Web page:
Up scene

Remember Up?  {I cry every time I watch it.}  It’s the story of a dream.  A crazy dream held together by love.  I want that.

None of the stuff we dream may ever come to fruition, but at least we dreamed it…

together.

The Marriage Priority

Making Your Marriage a Priority | RaisingArrows.net

If you look at the titles of the topics here on Raising Arrows, you will quickly see

I am a mother.

The minute I wake up (and often long before I wake up), I am mothering in some way.  I nurse the baby, I homeschool the children, I change diapers, cook meals, and wash laundry in copious amounts.  I hug, kiss, and snuggle from sun up to sun down.  I love it and wouldn’t change it for the world, but…

It would be easy for my entire life to become child-centered.

Amy and Micah

I was blessed to be raised in a home where my parents’ marriage was a priority.  I knew I was loved, but I also knew I didn’t belong in every conversation and every situation.  My mom and dad were strong parents because they had a strong marriage…not the other way around.

Many husbands feel they play second fiddle to the kids.  Many moms feel they could parent a whole lot better if Dad would get out of the way.  They aren’t in this together because they don’t do much of anything TOGETHER.

Our homes are not to be child-centered.  They are to be family-centered and that starts with a marriage that is grounded and focused.  The marriage must be a priority.

Not every moment of the day should be child-filled.  Not every conversation need involve the children.  Closed doors are good.  Locks are even better.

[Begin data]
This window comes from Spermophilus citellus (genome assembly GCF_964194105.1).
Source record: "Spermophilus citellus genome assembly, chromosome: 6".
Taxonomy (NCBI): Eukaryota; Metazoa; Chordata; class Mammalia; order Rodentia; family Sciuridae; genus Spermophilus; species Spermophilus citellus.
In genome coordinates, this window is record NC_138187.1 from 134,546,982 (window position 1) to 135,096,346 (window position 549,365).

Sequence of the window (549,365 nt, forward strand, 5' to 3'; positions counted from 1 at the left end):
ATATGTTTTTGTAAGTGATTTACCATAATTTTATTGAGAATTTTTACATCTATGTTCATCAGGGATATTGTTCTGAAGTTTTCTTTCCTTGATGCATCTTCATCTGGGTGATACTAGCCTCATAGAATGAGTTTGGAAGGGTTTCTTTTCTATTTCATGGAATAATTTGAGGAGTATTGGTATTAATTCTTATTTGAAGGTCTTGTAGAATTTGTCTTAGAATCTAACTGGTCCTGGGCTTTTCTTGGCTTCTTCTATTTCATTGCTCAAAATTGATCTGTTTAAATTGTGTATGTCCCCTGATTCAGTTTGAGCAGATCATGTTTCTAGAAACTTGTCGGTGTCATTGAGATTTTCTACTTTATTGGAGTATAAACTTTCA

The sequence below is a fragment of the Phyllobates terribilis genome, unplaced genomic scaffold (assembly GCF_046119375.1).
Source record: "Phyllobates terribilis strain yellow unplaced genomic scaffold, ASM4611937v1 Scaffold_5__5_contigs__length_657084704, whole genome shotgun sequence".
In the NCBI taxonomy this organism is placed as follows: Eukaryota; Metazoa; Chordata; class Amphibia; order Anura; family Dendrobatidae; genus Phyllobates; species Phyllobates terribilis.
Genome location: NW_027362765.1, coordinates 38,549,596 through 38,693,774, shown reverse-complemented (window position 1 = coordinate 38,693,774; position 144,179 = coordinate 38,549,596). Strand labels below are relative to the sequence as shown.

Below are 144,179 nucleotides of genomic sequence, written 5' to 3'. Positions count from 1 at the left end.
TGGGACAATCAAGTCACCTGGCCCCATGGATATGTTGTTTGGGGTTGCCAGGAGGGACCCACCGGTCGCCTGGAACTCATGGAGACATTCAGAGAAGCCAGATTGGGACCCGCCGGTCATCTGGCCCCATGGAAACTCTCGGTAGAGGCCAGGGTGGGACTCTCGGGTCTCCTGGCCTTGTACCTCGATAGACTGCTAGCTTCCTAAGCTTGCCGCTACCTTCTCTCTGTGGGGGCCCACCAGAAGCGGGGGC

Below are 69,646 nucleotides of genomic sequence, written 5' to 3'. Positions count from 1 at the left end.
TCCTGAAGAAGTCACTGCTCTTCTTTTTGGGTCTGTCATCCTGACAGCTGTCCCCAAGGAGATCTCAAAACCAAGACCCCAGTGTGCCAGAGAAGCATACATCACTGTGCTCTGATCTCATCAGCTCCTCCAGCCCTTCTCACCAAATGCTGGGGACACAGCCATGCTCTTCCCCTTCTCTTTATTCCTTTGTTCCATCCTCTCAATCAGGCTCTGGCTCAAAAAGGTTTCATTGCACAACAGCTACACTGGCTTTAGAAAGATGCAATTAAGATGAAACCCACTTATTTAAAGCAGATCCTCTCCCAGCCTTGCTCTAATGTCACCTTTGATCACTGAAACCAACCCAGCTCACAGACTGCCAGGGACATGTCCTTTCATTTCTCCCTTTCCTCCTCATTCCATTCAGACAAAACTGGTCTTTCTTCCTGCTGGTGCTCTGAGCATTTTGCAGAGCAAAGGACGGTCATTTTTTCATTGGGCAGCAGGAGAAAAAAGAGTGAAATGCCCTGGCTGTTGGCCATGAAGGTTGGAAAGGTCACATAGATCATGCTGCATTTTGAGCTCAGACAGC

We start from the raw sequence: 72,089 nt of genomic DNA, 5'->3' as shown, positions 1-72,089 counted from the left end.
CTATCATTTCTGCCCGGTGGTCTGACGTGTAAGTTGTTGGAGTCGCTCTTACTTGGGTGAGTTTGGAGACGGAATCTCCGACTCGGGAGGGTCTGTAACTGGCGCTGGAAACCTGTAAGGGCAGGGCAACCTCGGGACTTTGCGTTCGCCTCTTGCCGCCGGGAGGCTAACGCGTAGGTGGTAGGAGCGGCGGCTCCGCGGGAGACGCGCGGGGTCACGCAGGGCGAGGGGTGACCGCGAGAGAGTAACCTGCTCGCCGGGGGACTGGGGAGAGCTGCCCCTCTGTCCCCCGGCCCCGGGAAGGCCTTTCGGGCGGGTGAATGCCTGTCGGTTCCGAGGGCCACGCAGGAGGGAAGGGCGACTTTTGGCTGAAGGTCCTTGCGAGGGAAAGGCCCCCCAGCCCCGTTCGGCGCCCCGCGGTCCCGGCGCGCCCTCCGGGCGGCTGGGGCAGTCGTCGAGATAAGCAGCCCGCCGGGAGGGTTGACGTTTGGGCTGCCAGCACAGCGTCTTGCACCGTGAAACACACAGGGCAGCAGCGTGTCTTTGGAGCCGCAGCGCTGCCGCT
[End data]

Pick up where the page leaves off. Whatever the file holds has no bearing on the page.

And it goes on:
I want my children to know that mommy and daddy love them because they love each other.  I want them to know that the covenant between us is of the utmost importance and when the going gets tough, mommy and daddy stand united…not because we are their parents, but because we are of one flesh.

Here are a few ways you can help make your marriage a priority.  I hope you will see that it is often the little things that speak the loudest.

Have the children go to bed a little early, so you and your husband can have time to unwind together.

Make a special treat for him every couple of days.  Make sure you tell him you made it with him in mind.

Hang out in the bathroom while he takes a shower and chit-chat through the curtain (or surprise him by joining him behind the curtain!)

Have him call you on his way home from work so you can meet him in the driveway for a little “alone time” in the vehicle.

Keep him updated on the happenings at home (not always the bad stuff, please!) via phone, text messages, or email.

Pray together.

Share a pillow.

Don’t be afraid to lock the bedroom door…in the middle of the day.

Have him read the Bible to you.

Laugh together.  A lot!

Dance in the kitchen.

Kiss in front of the kids.

Teach the children not to interrupt conversations.

Don’t always choose family activities based on what the kids want to do.  It’s okay for the kids to spend the weekend doing what mom and dad want to do, going where mom and dad want to go, and yes, even eating where mom and dad want to eat!

May your marriage be blessed and your parenting a testimony to that love!

Haven’t you read,” he replied, “that at the beginning the Creator ‘made them male and female,’ and said, ‘For this reason a man will leave his father and mother and be united to his wife, and the two will become one flesh’? So they are no longer two, but one. Therefore what God has joined together, let man not separate.”
Matthew 19:4-6

The Two Newlywed Cooking Stories You Might Hear If You Visit Us